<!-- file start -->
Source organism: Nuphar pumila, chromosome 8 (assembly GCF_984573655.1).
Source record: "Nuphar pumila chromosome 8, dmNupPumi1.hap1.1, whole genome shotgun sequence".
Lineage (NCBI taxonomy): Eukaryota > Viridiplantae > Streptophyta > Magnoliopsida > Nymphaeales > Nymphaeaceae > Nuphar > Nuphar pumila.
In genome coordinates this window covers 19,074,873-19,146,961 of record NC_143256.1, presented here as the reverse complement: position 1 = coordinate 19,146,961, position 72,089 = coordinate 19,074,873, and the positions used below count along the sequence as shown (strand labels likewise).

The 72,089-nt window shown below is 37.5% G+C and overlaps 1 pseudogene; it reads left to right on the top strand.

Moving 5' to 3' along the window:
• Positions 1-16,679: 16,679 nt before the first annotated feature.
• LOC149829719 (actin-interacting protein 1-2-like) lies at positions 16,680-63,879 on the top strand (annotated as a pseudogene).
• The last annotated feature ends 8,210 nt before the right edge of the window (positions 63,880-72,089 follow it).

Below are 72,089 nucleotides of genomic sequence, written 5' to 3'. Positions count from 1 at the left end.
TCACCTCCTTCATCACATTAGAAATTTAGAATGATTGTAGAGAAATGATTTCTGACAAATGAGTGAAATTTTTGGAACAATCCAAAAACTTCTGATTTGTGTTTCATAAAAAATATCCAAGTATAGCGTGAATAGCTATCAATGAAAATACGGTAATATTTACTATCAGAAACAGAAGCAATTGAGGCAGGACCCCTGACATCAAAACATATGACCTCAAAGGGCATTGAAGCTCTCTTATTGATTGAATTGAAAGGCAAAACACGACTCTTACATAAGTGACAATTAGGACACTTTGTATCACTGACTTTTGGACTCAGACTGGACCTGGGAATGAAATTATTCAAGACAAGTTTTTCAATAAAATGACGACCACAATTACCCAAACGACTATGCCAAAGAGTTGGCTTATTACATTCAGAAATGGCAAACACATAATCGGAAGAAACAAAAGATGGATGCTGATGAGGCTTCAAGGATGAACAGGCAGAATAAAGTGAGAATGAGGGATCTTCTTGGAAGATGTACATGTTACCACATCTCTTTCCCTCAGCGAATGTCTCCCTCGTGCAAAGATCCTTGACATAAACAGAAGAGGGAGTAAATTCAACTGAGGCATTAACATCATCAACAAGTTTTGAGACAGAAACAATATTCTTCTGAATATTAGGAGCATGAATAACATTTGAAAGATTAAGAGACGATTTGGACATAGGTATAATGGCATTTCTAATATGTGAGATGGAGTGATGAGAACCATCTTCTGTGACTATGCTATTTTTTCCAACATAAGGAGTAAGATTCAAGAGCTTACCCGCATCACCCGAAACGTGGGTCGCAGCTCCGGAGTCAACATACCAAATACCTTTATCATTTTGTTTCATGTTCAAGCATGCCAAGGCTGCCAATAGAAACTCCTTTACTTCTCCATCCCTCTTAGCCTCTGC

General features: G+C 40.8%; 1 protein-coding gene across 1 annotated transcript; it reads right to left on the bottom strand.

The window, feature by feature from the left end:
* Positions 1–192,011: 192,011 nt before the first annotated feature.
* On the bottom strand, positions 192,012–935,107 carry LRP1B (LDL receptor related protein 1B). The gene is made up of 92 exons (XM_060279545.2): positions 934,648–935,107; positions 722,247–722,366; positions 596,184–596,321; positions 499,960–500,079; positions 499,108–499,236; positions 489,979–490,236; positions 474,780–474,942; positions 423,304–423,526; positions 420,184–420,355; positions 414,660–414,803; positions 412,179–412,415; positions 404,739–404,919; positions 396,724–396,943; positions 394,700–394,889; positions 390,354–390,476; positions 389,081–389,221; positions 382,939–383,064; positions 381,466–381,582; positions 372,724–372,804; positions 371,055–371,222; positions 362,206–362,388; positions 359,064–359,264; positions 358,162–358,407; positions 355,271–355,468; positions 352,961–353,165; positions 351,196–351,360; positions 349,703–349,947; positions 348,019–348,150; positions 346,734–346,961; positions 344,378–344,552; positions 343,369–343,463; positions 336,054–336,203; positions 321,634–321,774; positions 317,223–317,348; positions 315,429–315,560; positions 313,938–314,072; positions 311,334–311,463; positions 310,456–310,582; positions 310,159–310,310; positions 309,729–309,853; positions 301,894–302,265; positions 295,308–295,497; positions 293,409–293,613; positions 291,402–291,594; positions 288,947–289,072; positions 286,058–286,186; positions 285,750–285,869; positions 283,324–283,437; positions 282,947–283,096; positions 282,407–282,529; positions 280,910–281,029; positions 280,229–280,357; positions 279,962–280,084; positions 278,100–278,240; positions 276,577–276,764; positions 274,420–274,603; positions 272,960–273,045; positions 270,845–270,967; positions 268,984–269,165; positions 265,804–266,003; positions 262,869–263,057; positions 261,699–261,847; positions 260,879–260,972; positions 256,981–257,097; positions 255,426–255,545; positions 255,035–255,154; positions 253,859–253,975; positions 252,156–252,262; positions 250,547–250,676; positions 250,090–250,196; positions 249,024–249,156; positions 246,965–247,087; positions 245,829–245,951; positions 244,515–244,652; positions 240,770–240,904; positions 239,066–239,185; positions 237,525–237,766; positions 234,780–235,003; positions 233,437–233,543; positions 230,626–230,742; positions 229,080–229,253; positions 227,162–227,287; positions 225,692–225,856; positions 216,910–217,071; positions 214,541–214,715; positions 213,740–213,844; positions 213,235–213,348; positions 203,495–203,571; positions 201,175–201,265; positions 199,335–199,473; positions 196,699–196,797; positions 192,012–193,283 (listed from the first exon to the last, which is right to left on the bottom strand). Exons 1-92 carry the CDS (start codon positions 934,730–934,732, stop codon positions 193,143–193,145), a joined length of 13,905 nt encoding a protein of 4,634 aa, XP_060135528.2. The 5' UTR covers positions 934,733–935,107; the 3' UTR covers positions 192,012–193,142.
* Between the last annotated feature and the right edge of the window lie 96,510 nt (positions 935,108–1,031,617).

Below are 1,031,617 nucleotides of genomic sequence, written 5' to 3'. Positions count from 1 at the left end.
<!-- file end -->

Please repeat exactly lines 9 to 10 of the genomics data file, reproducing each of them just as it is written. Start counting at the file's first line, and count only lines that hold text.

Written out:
• The last annotated feature ends 8,210 nt before the right edge of the window (positions 63,880-72,089 follow it).

Below are 72,089 nucleotides of genomic sequence, written 5' to 3'. Positions count from 1 at the left end.